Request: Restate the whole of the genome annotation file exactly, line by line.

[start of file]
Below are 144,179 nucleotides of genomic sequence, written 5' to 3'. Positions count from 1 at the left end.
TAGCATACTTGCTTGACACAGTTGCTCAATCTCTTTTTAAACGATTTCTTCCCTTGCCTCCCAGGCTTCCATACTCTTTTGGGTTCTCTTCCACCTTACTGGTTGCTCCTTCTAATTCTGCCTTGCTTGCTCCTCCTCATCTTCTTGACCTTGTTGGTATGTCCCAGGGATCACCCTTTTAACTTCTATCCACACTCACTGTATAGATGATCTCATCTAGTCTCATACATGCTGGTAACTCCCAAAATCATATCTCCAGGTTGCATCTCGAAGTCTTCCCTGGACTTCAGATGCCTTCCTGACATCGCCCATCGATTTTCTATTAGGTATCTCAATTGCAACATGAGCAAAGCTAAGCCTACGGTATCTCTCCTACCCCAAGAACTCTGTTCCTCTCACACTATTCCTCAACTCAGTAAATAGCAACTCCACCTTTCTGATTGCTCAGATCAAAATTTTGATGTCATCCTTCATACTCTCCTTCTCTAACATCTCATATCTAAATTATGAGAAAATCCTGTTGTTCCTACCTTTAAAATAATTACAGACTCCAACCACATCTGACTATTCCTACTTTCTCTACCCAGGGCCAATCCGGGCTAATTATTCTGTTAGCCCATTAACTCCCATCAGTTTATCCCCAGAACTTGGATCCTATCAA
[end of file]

Below are 144,179 nucleotides of genomic sequence, written 5' to 3'. Positions count from 1 at the left end.
TAGCATACTTGCTTGACACAGTTGCTCAATCTCTTTTTAAACGATTTCTTCCCTTGCCTCCCAGGCTTCCATACTCTTTTGGGTTCTCTTCCACCTTACTGGTTGCTCCTTCTAATTCTGCCTTGCTTGCTCCTCCTCATCTTCTTGACCTTGTTGGTATGTCCCAGGGATCACCCTTTTAACTTCTATCCACACTCACTGTATAGATGATCTCATCTAGTCTCATACATGCTGGTAACTCCCAAAATCATATCTCCAGGTTGCATCTCGAAGTCTTCCCTGGACTTCAGATGCCTTCCTGACATCGCCCATCGATTTTCTATTAGGTATCTCAATTGCAACATGAGCAAAGCTAAGCCTACGGTATCTCTCCTACCCCAAGAACTCTGTTCCTCTCACACTATTCCTCAACTCAGTAAATAGCAACTCCACCTTTCTGATTGCTCAGATCAAAATTTTGATGTCATCCTTCATACTCTCCTTCTCTAACATCTCATATCTAAATTATGAGAAAATCCTGTTGTTCCTACCTTTAAAATAATTACAGACTCCAACCACATCTGACTATTCCTACTTTCTCTACCCAGGGCCAATCCGGGCTAATTATTCTGTTAGCCCATTAACTCCCATCAGTTTATCCCCAGAACTTGGATCCTATCAA